All at once, rural Sicily- where I’ve been participating in the American Excavations at Morgantina for the past month- is exactly how you’d imagine it and absolutely different. There are definitely the expected rolling hills with tiny cobblestone-street towns built right into them, and Aidone, where I’ve stayed, is one of many. There is an arancini/gelato/Aperol spritz bar on every corner, and an olive grove but a stone’s throw away. Every night on my walk to dinner, the local barber waves and throws a “Ciao ciao!” my way in a dialectic tone that may be endemic to the region, but is likely specific to only Aidone.
This very barber, however, along with his brother, grandson, and other passersby, are known to moonlight as a 5+ piece musical group of accordion, guitar, drums, and alto or tenor sax, depending on which grandson is around. They play jazzy Italian tunes right there on the floor of the barbershop, often in the middle of giving a straight-razor shave.
A view of Aidone from my bedroom window!
Aidone and its citizens never cease to surprise me with their proclivities for Saturday night Britney Spears karaoke and colorful Adidas tracksuits, and their kindness for the members of the “scavi americani.”
The dig season has been filled with surprises of its own as well. I was expecting to work and work hard as a member of the excavation team, but I never would have guessed that, on week two of the dig, the largest Italian workman would have dubbed me “brachi di ferro” or “iron arms” because of my (vicious? reckless? overzealous?) work with a pickaxe.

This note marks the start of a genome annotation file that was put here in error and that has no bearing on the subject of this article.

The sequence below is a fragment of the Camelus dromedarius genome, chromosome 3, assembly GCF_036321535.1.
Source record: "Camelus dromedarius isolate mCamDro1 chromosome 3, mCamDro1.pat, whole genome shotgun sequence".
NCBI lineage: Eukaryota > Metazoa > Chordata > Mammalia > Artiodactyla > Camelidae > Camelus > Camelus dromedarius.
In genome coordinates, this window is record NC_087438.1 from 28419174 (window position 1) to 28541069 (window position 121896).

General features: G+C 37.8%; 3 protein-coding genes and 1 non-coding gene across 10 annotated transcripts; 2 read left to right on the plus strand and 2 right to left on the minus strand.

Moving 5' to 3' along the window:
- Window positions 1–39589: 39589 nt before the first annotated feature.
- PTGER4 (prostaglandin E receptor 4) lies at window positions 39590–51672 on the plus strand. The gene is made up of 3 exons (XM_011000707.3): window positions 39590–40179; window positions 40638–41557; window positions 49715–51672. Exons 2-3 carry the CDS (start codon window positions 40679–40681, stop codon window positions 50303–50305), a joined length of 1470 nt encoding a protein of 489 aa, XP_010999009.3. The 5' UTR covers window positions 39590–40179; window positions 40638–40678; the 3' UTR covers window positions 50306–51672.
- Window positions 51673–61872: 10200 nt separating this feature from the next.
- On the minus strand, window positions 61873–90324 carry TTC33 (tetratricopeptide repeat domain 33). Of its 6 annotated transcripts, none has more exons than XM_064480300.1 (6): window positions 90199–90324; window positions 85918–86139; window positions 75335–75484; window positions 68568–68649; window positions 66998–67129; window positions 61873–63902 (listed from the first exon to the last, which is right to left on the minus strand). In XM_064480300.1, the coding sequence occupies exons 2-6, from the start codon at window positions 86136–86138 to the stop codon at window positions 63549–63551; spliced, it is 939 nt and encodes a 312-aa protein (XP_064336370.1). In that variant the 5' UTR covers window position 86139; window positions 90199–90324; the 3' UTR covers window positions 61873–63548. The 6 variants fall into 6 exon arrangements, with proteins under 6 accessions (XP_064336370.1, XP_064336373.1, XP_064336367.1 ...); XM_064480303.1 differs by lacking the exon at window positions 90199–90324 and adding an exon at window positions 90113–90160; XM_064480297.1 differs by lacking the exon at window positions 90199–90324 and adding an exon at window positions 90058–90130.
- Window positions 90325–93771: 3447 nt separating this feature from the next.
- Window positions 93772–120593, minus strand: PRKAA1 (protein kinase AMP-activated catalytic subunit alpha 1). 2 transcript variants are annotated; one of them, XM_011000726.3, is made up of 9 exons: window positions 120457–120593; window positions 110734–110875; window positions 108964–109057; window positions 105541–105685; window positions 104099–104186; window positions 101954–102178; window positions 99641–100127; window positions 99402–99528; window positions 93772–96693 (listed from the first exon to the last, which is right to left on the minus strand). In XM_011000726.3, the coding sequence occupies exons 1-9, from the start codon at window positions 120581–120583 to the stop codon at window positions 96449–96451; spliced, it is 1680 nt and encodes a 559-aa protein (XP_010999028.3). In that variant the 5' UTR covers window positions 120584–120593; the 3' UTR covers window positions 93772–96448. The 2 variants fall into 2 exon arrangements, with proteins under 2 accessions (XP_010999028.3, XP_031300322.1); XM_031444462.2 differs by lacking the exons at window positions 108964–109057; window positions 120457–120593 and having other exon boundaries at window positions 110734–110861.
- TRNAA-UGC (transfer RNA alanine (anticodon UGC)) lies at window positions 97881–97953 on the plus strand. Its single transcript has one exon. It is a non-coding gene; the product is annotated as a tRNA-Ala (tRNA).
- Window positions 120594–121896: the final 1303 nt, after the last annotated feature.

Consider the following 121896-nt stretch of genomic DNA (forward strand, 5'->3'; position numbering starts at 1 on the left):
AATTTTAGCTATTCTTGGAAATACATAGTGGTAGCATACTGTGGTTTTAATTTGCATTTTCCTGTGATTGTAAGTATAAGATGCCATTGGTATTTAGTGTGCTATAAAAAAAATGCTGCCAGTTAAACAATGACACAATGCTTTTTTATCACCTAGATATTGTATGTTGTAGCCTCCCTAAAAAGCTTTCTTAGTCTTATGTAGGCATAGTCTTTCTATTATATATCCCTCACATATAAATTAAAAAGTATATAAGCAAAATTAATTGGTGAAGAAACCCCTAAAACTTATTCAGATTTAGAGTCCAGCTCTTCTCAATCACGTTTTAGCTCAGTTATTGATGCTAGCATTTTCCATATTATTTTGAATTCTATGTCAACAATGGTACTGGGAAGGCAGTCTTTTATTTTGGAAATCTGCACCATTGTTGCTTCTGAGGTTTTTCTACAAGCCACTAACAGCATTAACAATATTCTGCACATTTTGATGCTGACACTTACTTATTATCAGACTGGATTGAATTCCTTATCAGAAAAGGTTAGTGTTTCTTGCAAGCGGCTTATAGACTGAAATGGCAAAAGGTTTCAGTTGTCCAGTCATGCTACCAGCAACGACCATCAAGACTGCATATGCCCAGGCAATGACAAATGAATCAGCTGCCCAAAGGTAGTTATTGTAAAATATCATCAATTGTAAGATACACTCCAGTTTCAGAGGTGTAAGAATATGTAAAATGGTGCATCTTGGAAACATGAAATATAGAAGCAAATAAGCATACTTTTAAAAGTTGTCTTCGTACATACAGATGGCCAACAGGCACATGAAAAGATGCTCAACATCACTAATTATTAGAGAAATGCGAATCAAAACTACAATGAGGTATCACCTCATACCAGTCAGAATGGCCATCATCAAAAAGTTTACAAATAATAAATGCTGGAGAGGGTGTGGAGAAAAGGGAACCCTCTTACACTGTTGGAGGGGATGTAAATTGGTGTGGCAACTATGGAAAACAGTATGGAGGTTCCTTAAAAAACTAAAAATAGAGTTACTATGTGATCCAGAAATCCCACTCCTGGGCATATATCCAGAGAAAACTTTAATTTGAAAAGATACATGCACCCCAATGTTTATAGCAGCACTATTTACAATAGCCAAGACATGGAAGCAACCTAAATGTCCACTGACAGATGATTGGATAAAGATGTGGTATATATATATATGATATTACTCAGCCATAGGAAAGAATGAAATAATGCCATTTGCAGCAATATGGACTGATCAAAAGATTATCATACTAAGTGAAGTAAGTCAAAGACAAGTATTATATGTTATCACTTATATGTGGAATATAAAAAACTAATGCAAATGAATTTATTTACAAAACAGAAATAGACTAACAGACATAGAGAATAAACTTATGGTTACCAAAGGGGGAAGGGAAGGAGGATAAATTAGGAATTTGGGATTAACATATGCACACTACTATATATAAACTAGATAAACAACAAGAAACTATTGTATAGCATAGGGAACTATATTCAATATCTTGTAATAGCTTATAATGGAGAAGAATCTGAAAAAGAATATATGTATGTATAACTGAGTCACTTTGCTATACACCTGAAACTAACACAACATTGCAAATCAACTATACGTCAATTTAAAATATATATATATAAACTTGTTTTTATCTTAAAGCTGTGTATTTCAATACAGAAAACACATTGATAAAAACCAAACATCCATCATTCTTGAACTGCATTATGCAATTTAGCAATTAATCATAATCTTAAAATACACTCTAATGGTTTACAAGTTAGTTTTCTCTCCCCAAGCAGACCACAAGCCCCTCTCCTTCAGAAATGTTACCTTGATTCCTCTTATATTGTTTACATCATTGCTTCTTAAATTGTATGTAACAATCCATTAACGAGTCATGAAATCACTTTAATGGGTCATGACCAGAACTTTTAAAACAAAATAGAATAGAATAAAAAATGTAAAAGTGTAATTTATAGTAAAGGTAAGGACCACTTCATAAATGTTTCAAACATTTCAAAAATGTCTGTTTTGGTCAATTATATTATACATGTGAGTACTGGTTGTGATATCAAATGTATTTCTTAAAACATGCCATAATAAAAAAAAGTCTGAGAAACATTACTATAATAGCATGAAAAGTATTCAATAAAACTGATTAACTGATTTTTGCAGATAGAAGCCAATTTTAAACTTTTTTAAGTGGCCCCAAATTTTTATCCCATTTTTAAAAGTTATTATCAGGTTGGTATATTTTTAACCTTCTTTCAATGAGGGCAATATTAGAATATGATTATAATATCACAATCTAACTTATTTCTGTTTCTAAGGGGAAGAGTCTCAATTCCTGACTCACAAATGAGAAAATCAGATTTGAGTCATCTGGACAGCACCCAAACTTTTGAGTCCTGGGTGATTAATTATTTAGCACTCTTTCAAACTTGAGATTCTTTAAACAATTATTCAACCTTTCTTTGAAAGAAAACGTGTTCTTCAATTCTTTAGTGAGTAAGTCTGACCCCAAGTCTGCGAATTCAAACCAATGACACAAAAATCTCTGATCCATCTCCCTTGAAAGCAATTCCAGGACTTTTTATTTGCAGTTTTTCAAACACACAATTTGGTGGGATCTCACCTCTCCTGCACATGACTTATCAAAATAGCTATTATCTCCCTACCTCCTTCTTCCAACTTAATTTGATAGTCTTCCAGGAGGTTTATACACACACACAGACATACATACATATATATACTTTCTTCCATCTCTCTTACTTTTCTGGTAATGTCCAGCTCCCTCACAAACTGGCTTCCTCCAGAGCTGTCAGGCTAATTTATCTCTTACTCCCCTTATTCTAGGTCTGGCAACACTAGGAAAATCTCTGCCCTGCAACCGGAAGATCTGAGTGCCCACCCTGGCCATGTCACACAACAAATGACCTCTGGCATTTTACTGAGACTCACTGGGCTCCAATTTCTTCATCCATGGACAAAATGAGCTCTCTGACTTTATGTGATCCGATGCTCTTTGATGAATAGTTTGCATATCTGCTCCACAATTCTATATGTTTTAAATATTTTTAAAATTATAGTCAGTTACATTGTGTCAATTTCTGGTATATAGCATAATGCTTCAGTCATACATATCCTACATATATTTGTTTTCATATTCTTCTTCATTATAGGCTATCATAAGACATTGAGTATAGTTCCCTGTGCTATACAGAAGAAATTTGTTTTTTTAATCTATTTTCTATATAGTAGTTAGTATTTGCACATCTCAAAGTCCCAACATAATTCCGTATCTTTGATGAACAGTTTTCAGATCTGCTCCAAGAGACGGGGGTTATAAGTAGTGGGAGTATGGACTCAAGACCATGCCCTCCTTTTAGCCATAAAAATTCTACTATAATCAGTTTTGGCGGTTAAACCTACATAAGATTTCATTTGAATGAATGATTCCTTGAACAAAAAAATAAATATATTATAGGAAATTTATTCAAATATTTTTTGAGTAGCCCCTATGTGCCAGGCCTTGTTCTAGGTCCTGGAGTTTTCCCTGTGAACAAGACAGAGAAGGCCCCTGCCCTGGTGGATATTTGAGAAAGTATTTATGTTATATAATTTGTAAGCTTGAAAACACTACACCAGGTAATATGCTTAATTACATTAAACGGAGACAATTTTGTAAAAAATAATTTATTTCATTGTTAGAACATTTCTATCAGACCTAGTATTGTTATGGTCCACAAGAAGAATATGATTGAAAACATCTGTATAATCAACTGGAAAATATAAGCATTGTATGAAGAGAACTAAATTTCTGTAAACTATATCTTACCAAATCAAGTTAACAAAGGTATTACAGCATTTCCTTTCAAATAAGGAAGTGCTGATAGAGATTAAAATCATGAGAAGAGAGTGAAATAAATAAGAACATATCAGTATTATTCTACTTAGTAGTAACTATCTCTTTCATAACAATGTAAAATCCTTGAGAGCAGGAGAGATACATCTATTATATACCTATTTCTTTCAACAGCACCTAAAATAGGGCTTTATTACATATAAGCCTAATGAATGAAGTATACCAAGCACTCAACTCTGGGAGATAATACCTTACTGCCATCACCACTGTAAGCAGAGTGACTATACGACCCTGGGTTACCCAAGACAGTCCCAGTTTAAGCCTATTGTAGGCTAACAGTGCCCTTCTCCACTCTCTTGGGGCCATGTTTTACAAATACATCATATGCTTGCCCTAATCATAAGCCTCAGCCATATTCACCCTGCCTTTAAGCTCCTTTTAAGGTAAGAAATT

A hot morning onsite
As a museum tour guide and student of ancient art history and archaeology (shout out to Profs. Arrington, Hamilton, and Vischak!), excavating at Morgantina has been so incredibly rewarding in that I have been able to experience the very discovery of the kind of material culture that I spend my academic years reading about and visiting in the museum. Though every bronze coin, iron nail, or loom weight we find will never see the inside of a display case or the pages of a textbook, the greater patterns that their collection presents contributes to a greater understanding of the site as a whole.
Orange markers let us know where trench lines are… and remind us of our ~greater purpose~
It’s also wildly fun to smash through eight inches of dirt with a large pickaxe—I’d recommend it to anyone and everyone.
Monday will mark the beginning of my last full workweek here in Aidone, and I am so sad to see my first excavation season expire. The people on this team, the work they’re doing, and the place in which they work are truly remarkable and inspirational, and I will always treasure this summer and all its surprises. I have spent this summer happily caked in Morgantina dirt, and I hope it never washes out from under my fingernails.
The best part of the dig? Dig dogs!!
Pictured: Cookie and her puppy, Chip
To read more about the American Excavations at Morgantina, see their recent publications
To learn more about the Princeton Art Museum’s collection of ancient art, which includes an excellent representation of the art of ancient Italy, see the Museum’s website